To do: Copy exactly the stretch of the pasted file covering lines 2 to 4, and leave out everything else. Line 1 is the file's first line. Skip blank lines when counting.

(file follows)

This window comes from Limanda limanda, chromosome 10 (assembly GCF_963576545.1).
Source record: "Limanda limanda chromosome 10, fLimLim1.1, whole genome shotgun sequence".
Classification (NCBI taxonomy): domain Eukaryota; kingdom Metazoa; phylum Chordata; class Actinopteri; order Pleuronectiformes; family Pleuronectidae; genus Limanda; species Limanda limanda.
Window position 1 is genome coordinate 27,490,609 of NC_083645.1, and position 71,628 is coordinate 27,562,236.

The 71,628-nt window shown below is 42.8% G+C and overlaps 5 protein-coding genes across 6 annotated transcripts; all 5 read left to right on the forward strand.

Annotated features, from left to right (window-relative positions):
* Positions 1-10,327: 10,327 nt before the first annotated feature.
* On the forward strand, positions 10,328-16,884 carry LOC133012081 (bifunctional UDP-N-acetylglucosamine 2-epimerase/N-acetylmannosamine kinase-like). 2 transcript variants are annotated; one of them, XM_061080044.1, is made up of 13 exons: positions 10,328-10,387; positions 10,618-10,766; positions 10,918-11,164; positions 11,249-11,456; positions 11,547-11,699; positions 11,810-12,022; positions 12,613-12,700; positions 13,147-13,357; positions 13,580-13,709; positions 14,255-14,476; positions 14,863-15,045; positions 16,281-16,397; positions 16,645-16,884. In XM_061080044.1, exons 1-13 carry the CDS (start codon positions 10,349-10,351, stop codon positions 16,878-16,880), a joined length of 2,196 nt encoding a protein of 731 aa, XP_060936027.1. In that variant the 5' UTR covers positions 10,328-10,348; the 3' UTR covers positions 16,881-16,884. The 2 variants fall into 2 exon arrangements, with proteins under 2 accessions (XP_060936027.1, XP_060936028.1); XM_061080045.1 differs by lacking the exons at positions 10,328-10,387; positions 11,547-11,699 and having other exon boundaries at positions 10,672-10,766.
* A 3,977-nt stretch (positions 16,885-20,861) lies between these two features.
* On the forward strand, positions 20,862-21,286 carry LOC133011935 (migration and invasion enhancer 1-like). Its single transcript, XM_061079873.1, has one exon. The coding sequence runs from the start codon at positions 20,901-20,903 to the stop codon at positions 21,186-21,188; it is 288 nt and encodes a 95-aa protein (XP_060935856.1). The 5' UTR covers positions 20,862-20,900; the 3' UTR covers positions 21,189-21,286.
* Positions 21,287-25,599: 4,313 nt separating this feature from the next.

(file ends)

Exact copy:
Source record: "Limanda limanda chromosome 10, fLimLim1.1, whole genome shotgun sequence".
Classification (NCBI taxonomy): domain Eukaryota; kingdom Metazoa; phylum Chordata; class Actinopteri; order Pleuronectiformes; family Pleuronectidae; genus Limanda; species Limanda limanda.
Window position 1 is genome coordinate 27,490,609 of NC_083645.1, and position 71,628 is coordinate 27,562,236.